Neural stem cell-mediated enzyme/prodrug therapy for glioma: preclinical studies.
ABSTRACT: High-grade gliomas are extremely difficult to treat because they are invasive and therefore not curable by surgical resection; the toxicity of current chemo- and radiation therapies limits the doses that can be used. Neural stem cells (NSCs) have inherent tumor-tropic properties that enable their use as delivery vehicles to target enzyme/prodrug therapy selectively to tumors. We used a cytosine deaminase (CD)-expressing clonal human NSC line, HB1.F3.CD, to home to gliomas in mice and locally convert the prodrug 5-fluorocytosine to the active chemotherapeutic 5-fluorouracil. In vitro studies confirmed that the NSCs have normal karyotype, tumor tropism, and CD expression, and are genetically and functionally stable. In vivo biodistribution studies demonstrated NSC retention of tumor tropism, even in mice pretreated with radiation or dexamethasone to mimic clinically relevant adjuvant therapies. We evaluated safety and toxicity after intracerebral administration of the NSCs in non-tumor-bearing and orthotopic glioma-bearing immunocompetent and immunodeficient mice. We detected no difference in toxicity associated with conversion of 5-fluorocytosine to 5-fluorouracil, no NSCs outside the brain, and no histological evidence of pathology or tumorigenesis attributable to the NSCs. The average tumor volume in mice that received HB1.F3.CD NSCs and 5-fluorocytosine was about one-third that of the average volume in control mice. On the basis of these results, we conclude that combination therapy with HB1.F3.CD NSCs and 5-fluorocytosine is safe, nontoxic, and effective in mice. These data have led to approval of a first-in-human study of an allogeneic NSC-mediated enzyme/prodrug-targeted cancer therapy in patients with recurrent high-grade glioma.
Project description:Medulloblastoma is a heterogeneous diffuse neoplasm that can be highly disseminated, and is the most common malignant childhood brain tumor. Although multimodal treatments have improved survival rates for patients with medulloblastoma, these tumors are associated with high morbidity and mortality. New treatment strategies are urgently needed to improve cure rates and, importantly, to spare normal brain tissue from neurotoxicity and patients from life-long cognitive and functional deficits associated with current therapies. In numerous preclinical brain tumor models, neural stem cells (NSCs) have shown great promise as delivery vehicles for therapeutic genes. Here, we have used an established, genetically modified human NSC line (HB1.F3.CD) to deliver carboxylesterase (CE) to cerebellar tumor foci and locally activate the prodrug camptothecin-11 (CPT-11) (Irinotecan) to the potent topoisomerase I inhibitor SN-38. HB1.F3.CD NSC tumor tropism, intratumoral distribution and therapeutic efficacy were investigated in clinically relevant experimental models. Magnetic resonance imaging was used for in vivo tracking of iron nanoparticle-labeled NSCs, and to assess the therapeutic efficacy of CE-expressing HB1.F3.CD cells. As compared with controls, a significant decrease in tumor growth rate was seen in mice that received both NSCs and CPT-11 as their treatment regimen. Thus, this study provides proof-of-concept for NSC-mediated CE/CPT-11 treatment of medulloblastoma, and serves as a foundation for further studies toward potential clinical application.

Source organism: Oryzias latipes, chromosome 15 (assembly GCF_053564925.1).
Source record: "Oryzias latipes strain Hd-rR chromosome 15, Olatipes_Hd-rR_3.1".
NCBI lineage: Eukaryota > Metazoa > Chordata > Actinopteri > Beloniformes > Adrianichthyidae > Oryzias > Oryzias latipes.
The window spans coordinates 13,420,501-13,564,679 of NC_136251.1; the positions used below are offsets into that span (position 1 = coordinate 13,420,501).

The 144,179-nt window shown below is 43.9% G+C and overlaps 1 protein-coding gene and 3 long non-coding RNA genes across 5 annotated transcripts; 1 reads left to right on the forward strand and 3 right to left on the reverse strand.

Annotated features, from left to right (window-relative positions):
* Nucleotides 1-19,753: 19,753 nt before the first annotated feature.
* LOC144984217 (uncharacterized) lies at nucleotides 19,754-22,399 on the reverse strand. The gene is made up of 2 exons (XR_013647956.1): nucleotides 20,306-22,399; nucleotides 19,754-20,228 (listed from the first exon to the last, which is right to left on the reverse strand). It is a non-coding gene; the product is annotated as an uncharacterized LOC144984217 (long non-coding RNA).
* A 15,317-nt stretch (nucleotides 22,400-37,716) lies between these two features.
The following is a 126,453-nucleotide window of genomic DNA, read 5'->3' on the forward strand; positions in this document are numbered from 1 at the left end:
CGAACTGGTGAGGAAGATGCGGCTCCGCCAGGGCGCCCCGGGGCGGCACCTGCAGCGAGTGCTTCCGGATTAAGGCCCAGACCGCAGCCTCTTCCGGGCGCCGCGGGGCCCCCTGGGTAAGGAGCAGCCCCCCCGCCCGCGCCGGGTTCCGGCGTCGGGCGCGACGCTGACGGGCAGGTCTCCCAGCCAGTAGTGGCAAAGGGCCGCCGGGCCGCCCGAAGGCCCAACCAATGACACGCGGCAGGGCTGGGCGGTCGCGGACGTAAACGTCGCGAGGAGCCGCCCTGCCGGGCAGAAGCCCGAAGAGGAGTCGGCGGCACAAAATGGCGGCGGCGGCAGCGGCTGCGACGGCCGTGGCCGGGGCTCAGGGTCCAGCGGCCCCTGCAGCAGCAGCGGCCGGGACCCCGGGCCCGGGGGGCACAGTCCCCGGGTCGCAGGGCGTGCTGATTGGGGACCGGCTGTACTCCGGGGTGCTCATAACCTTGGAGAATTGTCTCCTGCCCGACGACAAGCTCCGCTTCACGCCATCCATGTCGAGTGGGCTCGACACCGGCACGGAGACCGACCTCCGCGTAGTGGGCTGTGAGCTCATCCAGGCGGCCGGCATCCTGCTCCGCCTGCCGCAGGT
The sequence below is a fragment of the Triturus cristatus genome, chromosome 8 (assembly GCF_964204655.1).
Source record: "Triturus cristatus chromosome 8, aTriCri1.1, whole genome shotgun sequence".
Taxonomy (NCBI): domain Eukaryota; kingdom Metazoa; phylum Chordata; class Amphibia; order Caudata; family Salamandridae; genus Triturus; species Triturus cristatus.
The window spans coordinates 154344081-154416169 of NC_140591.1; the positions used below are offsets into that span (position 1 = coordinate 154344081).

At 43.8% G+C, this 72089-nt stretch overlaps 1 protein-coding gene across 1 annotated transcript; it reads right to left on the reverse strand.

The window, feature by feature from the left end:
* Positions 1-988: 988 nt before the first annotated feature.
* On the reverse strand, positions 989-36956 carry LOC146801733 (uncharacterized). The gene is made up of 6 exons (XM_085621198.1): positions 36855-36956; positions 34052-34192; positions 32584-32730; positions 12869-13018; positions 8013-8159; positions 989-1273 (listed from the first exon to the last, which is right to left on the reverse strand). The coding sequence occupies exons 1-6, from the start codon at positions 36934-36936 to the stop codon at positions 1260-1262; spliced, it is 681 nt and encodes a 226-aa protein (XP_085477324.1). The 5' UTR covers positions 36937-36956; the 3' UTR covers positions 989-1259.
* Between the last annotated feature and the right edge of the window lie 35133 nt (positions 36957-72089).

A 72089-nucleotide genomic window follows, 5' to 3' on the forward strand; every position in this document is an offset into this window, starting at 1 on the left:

Project description:Genetically engineered stem cells (GESTECs) exhibit a potent therapeutic efficacy via their strong tumor tropism toward cancer cells. In this study, we introduced the human parental neural stem cells, HB1.F3, with the human interferon beta (IFN-β) gene which is a typical cytokine gene that has an antitumor effect and the cytosine deaminase (CD) gene from Escherichia coli (E. coli) that could convert the non-toxic prodrug, 5-fluorocytosine (5-FC), to a toxic metabolite, 5-fluorouracil (5-FU). Two types of stem cells expressing the CD gene (HB1.F3.CD cells) and both the CD and human IFN-β genes (HB1.F3.CD.IFN-β) were generated. The present study was performed to examine the migratory and therapeutic effects of these GESTECs against the colorectal cancer cell line, HT-29. When co-cultured with colorectal cancer cells in the presence of 5-FC, HB1.F3.CD and HB1.F3.CD.IFN-β cells exhibited the cytotoxicity on HT-29 cells via the bystander effect. In particular, HB1.F3.CD.IFN-β cells showed the synergistic cytotoxic activity of 5-FU and IFN-β. We also confirmed the migration ability of HB1.F3.CD and HB1.F3.CD.IFN-β cells toward HT-29 cells by a modified migration assay in vitro, where chemoattractant factors secreted by HT-29 cells attracted the GESTECs. In a xenograft mouse model, the volume of tumor mass was decreased up to 56% in HB1.F3.CD injected mice while the tumor mass was greatly inhibited about 76% in HB1.F3.CD.IFN-β injected mice. The therapeutic treatment by these GESTECs is a novel strategy where the combination of the migration capacity of stem cells as a vector for therapeutic genes towards colorectal cancer and a synergistic antitumor effect of CD and IFN-β genes can selectively target this type of cancer.
Project description:<h4>Background</h4>Immortalized, clonal HB1.F3.CD 21 human neural stem/progenitor cells (NSCs), loaded with therapeutic cargo prior to intraperitoneal (IP) injection, have been shown to improve the delivery and efficacy of therapeutic agents in pre-clinical models of stage III ovarian cancer. In previous studies, the distribution and efficacy of the NSC-delivered cargo has been examined; however, the fate of the NSCs has not yet been explored.<h4>Methods</h4>To monitor NSC tropism, we used an unconventional method of quantifying endocytosed gold nanorods to overcome the weaknesses of existing cell-tracking technologies.<h4>Results</h4>Here, we report efficient tumor tropism of HB1.F3.CD 21 NSCs, showing that they primarily distribute to the tumor stroma surrounding individual tumor foci within 3 h after injection, reaching up to 95% of IP metastases without localizing to healthy tissue. Furthermore, we demonstrate that these NSCs are non-tumorigenic and non-immunogenic within the peritoneal setting.<h4>Conclusions</h4>Their efficient tropism, combined with their promising clinical safety features and potential for cost-effective scale-up, positions this NSC line as a practical, off-the-shelf platform to improve the delivery of a myriad of peritoneal cancer therapeutics.